Baptist Health International officials said a new PET/CT scanner they expect to have installed and ready to operate in the coming weeks will mean many Cayman Islands cancer patients will no longer have to travel abroad to access the diagnostic tool.

Dr. Mario Mendez, vice president and chief medical officer for Baptist Health, said more than 900 Cayman cancer patients travel overseas annually to get such scans. He estimates at least half of those patients will be able to now have the procedure done here.

Dr. Mendez, who is based in Florida, was in Cayman Wednesday to promote the new machine, which he said should be up and running in Baptist Health’s new offices on Smith Road “within the next month or so.”

Baptist Health International, an arm of Baptist Health South Florida’s network of hospitals, has maintained an office in Cayman since 2009, mostly providing medical referrals. Rebekah Brooks, managing director for Baptist Health International Cayman Islands, said it was clear to her that the Cayman Islands needed a PET scanner.

Ms. Brooks said she saw too many patients having to go abroad for treatment.

“I noticed such a high incidence of oncology patients coming through our doors,” she said.

Many needed PET scans, which meant traveling to Florida.

“The more we can keep people in Cayman, the better it is for our community and for the insurance companies,” Ms. Brooks said.

She pitched the idea of bringing a PET – positron emission tomography – scanner to the island to her superiors in Florida. They gave the idea their OK. She thought it would take a year and a half to get one here. It took three.

“It’s finally here,” she said at a press tour on Wednesday of the clinic’s new location on Smith Road, which was designed to accommodate the PET scanner, which also does CT scans. “I feel like pinching myself.”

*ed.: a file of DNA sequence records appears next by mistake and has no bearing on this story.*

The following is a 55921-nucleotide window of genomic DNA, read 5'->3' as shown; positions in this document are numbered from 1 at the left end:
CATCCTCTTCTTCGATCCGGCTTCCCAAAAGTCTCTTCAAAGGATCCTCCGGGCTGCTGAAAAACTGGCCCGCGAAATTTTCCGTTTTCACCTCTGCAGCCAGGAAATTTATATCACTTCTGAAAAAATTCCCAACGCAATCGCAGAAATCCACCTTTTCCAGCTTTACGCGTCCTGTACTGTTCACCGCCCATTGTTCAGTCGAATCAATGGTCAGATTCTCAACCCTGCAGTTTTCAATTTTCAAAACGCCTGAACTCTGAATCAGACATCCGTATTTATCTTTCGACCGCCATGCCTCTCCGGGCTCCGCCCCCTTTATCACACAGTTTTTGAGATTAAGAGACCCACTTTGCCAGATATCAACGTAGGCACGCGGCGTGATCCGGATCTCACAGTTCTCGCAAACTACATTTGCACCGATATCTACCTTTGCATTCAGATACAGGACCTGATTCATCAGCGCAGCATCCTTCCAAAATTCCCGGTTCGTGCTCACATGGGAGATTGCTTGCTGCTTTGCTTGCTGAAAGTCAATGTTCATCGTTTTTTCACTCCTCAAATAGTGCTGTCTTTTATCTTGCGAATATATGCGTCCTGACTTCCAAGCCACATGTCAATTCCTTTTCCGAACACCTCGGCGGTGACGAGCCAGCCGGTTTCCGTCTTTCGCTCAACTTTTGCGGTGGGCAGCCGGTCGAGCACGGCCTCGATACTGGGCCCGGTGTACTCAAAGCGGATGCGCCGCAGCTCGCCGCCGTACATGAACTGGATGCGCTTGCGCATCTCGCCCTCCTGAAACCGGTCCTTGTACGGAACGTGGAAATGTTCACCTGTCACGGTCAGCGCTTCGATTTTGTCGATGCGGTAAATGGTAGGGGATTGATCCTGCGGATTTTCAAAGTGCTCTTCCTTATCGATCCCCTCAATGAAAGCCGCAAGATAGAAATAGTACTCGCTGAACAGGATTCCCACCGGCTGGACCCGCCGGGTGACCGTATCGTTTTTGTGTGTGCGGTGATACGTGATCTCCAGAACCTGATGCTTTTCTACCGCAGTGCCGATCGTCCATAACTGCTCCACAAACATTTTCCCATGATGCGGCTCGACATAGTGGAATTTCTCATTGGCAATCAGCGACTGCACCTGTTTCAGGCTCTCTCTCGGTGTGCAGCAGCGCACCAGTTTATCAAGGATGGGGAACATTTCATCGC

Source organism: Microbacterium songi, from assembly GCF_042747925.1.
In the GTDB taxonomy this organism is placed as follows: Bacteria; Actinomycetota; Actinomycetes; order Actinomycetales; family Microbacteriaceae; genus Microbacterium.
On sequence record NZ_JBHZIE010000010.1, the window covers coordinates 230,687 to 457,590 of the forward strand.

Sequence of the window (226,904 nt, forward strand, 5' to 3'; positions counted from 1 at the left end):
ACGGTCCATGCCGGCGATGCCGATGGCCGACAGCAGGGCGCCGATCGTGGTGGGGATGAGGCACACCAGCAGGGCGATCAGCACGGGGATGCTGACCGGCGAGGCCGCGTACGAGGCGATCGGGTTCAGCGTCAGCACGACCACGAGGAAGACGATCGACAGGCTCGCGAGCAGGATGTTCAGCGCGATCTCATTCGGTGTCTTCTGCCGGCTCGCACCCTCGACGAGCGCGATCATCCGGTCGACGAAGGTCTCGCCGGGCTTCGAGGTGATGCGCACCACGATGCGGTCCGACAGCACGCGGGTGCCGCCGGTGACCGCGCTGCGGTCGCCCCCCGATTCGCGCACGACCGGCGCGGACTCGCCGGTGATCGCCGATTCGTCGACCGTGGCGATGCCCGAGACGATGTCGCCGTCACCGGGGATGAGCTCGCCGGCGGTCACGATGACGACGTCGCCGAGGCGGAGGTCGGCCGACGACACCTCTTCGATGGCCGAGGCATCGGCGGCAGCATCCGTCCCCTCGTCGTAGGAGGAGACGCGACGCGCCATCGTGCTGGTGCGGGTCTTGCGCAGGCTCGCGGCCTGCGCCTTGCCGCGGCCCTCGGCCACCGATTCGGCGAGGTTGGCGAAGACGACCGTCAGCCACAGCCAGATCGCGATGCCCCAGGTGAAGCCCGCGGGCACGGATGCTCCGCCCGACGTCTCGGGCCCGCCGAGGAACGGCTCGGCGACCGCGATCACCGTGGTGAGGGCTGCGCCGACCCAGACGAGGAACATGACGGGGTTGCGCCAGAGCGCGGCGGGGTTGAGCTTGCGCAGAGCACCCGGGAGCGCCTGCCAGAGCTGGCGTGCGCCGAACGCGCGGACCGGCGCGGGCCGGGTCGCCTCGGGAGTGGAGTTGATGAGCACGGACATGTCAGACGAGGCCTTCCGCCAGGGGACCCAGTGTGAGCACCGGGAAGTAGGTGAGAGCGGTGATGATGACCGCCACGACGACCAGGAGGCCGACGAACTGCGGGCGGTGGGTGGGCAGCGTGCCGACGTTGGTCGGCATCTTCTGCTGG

Dr. Mendez said having the new device is a “game changer” for healthcare in Cayman.

“Historically, because of the absence of this technology, patients would have to go off islands and their respective insurance companies would have to pick up the cost,” he said.

He also expects the service to attract patients from other Caribbean islands who don’t have access to the technology.

“This will help patients who may not be able to get a visa to get to the U.S., but can come here,” he said. “This could very easily become a destination for this kind of technology.”

During a PET scan, a patient is injected with a radioisotope that adheres specifically to cancerous cells. The scanner detects the low-level radiation and produces an image showing the location of the diseased area. Such scans are an important tool in detecting the disease early.

“The key thing in controlling or eliminating cancer is early detection,” Dr. Mendez said.

PET scans are also useful in treating some cardiovascular and neurological conditions, he said.

While Baptist Health has a presence elsewhere in the Caribbean, including the Dominican Republic, the Bahamas and Aruba, Dr. Mendez said the PET/CT scanner is the first such investment the company has made outside the United States.

“Such an investment is due to the long-term relationship with Cayman,” he said. “We’ve established deep ties to the island.”

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